Broken Hill Mosque Museum

The Broken Hill Mosque is one of the most intriguing heritage sites in Broken Hill. Built in 1887, it’s now the only surviving outback mosque built by cameleers in Australia.

The Afghan Cameleers played a critical role in the history of the Australian Outback and the Mosque tells their story. 

Rescued by the Broken Hill Historical Society in 1967, it was re-dedicated as a place of worship by visiting clerics and opened as a museum in 1968. Access is by appointment or during special open days, (currently Friday's between 11am and 1pm).

The opportunity to talk with curator and caretaker, Bobby Shamroze on a tour of the Mosque is a very special experience as Bobby’s personal history is closely associated with the cameleers and the Mosque. Bobby’s father was Shamroze Khan and his grandfather was Fazulla Ziadulla. They were both camel drivers in the Broken Hill area and his father was also a camel dealer in the Port Augusta area and delivered camels to Broken Hill. Both Bobby’s father and grandfather prayed at the Mosque.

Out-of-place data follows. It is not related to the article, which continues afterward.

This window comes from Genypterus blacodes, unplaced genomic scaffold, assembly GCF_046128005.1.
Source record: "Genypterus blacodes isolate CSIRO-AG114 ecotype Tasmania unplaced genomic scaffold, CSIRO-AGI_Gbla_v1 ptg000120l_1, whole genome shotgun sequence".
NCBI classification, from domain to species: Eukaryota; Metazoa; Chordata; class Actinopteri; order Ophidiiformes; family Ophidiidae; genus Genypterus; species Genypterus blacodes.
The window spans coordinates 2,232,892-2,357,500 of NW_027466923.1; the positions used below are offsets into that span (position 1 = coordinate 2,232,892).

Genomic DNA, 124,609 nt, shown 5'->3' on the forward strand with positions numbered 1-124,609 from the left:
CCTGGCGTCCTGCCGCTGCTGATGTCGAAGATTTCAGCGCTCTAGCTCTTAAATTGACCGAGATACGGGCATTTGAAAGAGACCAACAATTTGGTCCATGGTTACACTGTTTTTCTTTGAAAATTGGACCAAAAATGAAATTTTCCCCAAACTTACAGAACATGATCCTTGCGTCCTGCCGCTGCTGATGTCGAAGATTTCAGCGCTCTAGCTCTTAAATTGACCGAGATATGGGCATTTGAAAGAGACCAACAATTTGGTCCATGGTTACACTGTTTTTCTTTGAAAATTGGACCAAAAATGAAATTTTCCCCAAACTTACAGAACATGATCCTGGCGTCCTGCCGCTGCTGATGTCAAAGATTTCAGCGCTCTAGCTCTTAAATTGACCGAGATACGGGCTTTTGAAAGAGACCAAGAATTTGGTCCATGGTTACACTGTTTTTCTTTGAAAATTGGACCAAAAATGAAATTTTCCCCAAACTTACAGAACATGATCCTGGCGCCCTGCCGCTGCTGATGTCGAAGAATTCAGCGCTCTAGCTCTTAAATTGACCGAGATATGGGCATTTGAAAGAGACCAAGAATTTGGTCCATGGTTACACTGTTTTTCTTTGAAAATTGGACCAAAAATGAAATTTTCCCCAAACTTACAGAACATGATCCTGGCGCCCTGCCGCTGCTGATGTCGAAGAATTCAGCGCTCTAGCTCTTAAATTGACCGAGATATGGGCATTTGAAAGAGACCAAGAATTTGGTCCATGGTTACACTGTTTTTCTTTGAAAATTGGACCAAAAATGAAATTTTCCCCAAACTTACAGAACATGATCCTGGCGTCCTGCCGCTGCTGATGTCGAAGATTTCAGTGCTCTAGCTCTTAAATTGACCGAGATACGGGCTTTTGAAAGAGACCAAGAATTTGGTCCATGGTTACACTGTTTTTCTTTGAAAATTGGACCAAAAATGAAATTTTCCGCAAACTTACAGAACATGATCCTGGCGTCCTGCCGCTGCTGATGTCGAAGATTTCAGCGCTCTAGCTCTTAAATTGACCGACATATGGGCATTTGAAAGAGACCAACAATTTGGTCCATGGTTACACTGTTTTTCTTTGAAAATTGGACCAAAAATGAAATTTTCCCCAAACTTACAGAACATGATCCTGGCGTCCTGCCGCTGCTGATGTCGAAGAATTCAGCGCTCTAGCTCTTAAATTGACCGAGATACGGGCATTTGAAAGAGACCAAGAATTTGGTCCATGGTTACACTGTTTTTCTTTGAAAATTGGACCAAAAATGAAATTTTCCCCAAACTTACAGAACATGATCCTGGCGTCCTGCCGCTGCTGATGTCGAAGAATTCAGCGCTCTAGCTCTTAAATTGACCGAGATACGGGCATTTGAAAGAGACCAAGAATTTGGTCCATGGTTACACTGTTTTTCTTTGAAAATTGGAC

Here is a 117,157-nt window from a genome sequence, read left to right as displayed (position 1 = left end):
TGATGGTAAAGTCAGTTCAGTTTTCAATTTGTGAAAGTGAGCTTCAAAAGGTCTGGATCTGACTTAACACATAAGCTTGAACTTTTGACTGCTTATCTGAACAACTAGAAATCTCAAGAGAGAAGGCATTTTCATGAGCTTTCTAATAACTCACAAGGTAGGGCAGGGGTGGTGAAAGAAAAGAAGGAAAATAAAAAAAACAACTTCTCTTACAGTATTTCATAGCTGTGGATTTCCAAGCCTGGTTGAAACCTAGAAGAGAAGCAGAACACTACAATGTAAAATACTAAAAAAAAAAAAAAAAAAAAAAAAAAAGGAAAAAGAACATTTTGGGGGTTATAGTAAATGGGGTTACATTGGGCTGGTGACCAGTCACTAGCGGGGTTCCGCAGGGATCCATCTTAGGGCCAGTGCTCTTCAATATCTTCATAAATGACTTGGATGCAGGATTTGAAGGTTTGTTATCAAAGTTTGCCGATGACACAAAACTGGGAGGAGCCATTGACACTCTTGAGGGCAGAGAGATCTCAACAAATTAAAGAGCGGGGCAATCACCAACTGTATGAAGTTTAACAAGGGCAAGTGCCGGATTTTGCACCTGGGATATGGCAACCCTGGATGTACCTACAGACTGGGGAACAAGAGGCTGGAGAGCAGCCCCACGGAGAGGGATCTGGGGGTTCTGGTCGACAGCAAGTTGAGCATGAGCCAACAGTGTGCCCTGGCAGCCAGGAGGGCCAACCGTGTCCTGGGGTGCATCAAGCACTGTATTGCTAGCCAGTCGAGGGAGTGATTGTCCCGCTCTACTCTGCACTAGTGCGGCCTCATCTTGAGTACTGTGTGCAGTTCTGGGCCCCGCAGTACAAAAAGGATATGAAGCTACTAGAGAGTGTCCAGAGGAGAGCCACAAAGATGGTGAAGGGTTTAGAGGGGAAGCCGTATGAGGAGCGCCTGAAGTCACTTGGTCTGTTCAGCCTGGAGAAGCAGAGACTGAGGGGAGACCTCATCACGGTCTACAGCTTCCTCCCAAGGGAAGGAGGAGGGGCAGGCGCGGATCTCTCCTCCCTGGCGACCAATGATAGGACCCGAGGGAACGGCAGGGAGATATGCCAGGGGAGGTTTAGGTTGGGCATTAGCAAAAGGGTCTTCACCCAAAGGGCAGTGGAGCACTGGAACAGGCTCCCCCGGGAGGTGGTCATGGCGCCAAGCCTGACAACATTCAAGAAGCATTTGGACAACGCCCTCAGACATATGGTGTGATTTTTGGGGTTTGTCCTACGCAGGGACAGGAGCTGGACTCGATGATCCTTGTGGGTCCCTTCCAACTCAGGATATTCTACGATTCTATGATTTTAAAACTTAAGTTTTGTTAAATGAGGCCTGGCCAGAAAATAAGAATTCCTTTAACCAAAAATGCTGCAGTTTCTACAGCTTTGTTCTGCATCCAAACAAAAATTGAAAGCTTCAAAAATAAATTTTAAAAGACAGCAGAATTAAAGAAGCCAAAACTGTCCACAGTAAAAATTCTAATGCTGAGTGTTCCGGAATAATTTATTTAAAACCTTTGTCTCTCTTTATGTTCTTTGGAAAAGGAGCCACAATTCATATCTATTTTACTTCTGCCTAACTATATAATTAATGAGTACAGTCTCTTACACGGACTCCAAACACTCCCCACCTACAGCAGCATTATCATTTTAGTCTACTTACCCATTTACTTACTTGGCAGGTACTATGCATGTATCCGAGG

Bobby’s personal stories combined with the range of surviving memorabilia and the intact Prayer Room combines to give a rare insight into one of the most important and often overlooked aspects of the early outback life.  

A wide range of significant objects are on display at the museum including an old wagon.

An old wooden cameleer wagon

Once used for firewood, the Afghan Wagons were as important as the beasts and drivers themselves in getting supplies in and out of the harsh Australian Outback.  This wagon would be drawn by as many as 16 camels.